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When it comes to climate change, uncertainty is not a reasonable barrier to action. Indeed, the very fact that it is difficult to pinpoint exactly how climate change will play out in the future is ample motivation to take action to limit its unpredictability by limiting its extent. Too much is at stake to risk inaction.
There is strong scientific consensus that the warming of the climate system is unequivocal; warming since 1950 is very likely due to manmade greenhouse gases (GHGs) accumulating in the atmosphere; and unabated emissions of GHGs will very likely cause further warming in the range of 2-11°F by 2100. This wide range of projected temperatures is a careful expression of scientific uncertainty. Hence, uncertainty doesn’t mean we know nothing; just that we do not know precisely what the future may hold in a given place at a given time. But scientific uncertainty helps inform what the risks of climate change look like. Will the oceans rise by two feet or six? Will global average temperatures rise by two degrees or five?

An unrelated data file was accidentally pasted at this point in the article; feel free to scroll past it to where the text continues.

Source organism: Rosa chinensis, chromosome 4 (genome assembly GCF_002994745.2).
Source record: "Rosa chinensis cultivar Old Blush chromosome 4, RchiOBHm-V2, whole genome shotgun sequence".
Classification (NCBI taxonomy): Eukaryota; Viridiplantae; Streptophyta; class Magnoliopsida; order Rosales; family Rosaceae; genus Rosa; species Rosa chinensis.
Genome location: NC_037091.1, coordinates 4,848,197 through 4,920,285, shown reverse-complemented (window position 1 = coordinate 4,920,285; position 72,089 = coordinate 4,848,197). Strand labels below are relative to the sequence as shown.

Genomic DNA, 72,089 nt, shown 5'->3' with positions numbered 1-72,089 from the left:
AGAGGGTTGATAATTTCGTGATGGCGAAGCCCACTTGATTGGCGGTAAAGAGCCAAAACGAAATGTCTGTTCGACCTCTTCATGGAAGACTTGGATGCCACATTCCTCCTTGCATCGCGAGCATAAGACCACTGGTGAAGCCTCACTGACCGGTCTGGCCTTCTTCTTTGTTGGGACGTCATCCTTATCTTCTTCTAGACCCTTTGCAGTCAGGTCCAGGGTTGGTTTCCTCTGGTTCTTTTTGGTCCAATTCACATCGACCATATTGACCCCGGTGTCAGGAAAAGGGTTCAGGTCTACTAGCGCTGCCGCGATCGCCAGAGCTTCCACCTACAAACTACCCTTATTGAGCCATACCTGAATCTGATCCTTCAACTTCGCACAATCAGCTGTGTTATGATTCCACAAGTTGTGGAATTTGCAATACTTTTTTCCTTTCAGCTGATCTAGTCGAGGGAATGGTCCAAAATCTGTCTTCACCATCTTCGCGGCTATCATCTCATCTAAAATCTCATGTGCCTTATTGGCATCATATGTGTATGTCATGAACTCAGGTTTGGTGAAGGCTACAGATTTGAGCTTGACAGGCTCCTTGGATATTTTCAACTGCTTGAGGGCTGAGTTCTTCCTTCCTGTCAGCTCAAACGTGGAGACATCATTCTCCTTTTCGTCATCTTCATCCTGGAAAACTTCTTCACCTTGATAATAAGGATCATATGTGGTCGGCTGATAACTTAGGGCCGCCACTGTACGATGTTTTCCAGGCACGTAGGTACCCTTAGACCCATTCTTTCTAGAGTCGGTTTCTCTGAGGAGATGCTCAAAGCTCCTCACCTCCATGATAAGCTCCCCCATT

The things that scientists are uncertain about, such as the timing and magnitude of future change in the climate, do not cast doubt on what scientists are certain about. What we do know about the science of climate change tells us we need to act now to manage the risks associated with it. Moreover, what we do not know CAN hurt us, and that is the best reason to limit how far much the climate will change in the future and to take measures to become more resilient to the changes that are already unavoidable.
Source: Center for Climate and Energy Solutions